Jesus loves all children
“People were bringing little children to Jesus for him to place his hands on them, but the disciples rebuked them. When Jesus saw this, he was indignant. He said to them, “Let the little children come to me, and do not hinder them, for the kingdom of God belongs to such as these. Truly I tell you, anyone who will not receive the kingdom of God like a little child will never enter it.” And he took the children in his arms, placed his hands on them and blessed them.”
Lee comes early each week and stands outside until the doors are open for CCDC. Lately, because of the hot temperatures, I have let him into the foyer area. He often brings his laptop with him. He spends most of his time after having his dinner playing games on his laptop.
Lee has trouble speaking and is limited in his mental ability, but he’s a whiz at playing games. We’ve learned from him that his mother lives in Avon. We are not sure where he lives in the neighborhood. He has the emotional level of a child although he’s in his thirties. He may not dress well or smell good but we love him.
We have become Lee’s family. We welcome him each week and seek to interact with him as much as we can, given his speech impediment and limited abilities to communicate. We don’t know what his home life is like so we want him to feel at home with us.
Jesus shocked his disciples, as he often did, when he invited the children to come to him. It’s not so shocking or unusual for us in our culture. Politicians enjoy kissing babies. But in Jesus’ day society kept the children away and out of sight. Jesus openly welcomed children with such enthusiasm that the disciples must have thought he was too accepting of their limitations as ignorant children. The disciples would have believed children couldn’t grasp his teachings or respond to his requirements of discipleship. Thus, children had, in the disciples’ mindset, no significant place in society and certainly none in Jesus’ following.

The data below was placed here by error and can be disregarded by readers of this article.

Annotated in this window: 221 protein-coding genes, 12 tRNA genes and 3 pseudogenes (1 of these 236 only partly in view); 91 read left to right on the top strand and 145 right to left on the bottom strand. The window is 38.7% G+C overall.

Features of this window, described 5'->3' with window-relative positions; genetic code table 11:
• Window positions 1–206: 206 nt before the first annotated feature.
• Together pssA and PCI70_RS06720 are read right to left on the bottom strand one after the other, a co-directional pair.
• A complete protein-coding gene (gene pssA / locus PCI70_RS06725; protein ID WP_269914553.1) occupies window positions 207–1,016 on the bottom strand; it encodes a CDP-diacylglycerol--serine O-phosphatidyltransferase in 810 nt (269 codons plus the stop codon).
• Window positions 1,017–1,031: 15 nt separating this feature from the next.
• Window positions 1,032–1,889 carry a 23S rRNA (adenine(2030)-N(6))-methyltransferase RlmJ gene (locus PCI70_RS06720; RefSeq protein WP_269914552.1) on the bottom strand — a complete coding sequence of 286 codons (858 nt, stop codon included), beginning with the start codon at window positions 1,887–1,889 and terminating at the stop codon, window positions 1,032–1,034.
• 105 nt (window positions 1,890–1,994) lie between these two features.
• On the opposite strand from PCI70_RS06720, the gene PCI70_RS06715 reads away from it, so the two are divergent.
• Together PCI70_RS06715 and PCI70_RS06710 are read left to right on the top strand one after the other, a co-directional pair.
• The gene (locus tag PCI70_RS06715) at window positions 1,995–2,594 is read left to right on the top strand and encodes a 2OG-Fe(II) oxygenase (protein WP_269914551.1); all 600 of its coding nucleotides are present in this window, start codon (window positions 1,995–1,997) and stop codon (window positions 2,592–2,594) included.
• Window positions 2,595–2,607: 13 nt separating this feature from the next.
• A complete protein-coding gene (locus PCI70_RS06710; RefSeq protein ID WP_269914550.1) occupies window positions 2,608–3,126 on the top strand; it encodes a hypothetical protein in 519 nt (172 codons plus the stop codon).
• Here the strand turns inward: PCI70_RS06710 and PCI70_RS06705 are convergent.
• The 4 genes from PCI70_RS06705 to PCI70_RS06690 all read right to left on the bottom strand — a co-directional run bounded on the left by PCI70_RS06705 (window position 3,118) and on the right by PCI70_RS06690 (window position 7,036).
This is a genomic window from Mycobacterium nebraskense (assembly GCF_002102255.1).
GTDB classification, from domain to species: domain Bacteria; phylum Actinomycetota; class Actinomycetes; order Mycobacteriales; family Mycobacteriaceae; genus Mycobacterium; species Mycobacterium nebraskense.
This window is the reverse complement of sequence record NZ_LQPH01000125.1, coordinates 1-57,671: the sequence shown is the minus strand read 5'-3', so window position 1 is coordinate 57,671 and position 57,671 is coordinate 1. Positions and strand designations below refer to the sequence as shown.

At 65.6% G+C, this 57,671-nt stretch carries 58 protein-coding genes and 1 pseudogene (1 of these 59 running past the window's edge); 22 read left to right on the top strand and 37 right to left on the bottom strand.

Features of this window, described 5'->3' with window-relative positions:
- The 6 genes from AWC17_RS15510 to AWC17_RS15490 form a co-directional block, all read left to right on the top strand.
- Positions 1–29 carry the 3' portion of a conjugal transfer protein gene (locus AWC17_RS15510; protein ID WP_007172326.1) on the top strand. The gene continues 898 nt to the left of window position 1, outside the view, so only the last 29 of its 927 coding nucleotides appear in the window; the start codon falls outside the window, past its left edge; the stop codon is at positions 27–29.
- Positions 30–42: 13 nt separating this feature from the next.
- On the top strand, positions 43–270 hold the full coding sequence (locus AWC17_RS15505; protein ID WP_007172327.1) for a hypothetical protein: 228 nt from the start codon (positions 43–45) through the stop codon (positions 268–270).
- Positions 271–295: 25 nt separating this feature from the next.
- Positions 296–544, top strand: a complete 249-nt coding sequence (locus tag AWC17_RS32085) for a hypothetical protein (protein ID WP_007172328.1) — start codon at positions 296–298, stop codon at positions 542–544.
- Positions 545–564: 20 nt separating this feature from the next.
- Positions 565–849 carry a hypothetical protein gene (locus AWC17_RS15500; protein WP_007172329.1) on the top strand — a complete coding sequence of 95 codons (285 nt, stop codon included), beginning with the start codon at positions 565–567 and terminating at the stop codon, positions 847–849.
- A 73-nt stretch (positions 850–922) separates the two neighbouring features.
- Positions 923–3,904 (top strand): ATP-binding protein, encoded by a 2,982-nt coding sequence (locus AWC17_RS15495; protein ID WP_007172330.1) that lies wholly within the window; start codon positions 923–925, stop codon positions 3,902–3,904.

What Jesus told his disciples would have made no sense to them. He said, “anyone who will not receive the kingdom of God like a little child will never enter it.” Such a statement would have no understanding to anyone who heard it. Children wouldn’t be trusted to know what it takes to be a disciple. Only adults. The commitment would even be too much for many adults. But Jesus believed children had the secret of true discipleship. It’s not having great intellectual knowledge or performing great religious acts.
Children do not have the means to accomplish these things. But they do have one thing, the one thing that is necessary, the means to receive the love of Christ. That’s all it takes to be in God’s kingdom. And unless one receives entrance into God’s kingdom this way, there is no amount of correct theology or religious duty that can qualify one for God’s kingdom. See the children running to Jesus. Picture the children sitting on Jesus’ lap. Imagine them hugging his neck. See how thrilled they are to be accepted by Jesus. That’s what it means to be in God’s kingdom.
See the picture of Lee below. He knows he’s accepted at CCDC. We want him to know he’s accepted by Jesus. He’s a part of God’s family. We have a number who come to CCDC who have some type of mental or emotional limitation and we welcome them all to our family.
May God’s Peace be with you,
Pastor Jim and Debby Riley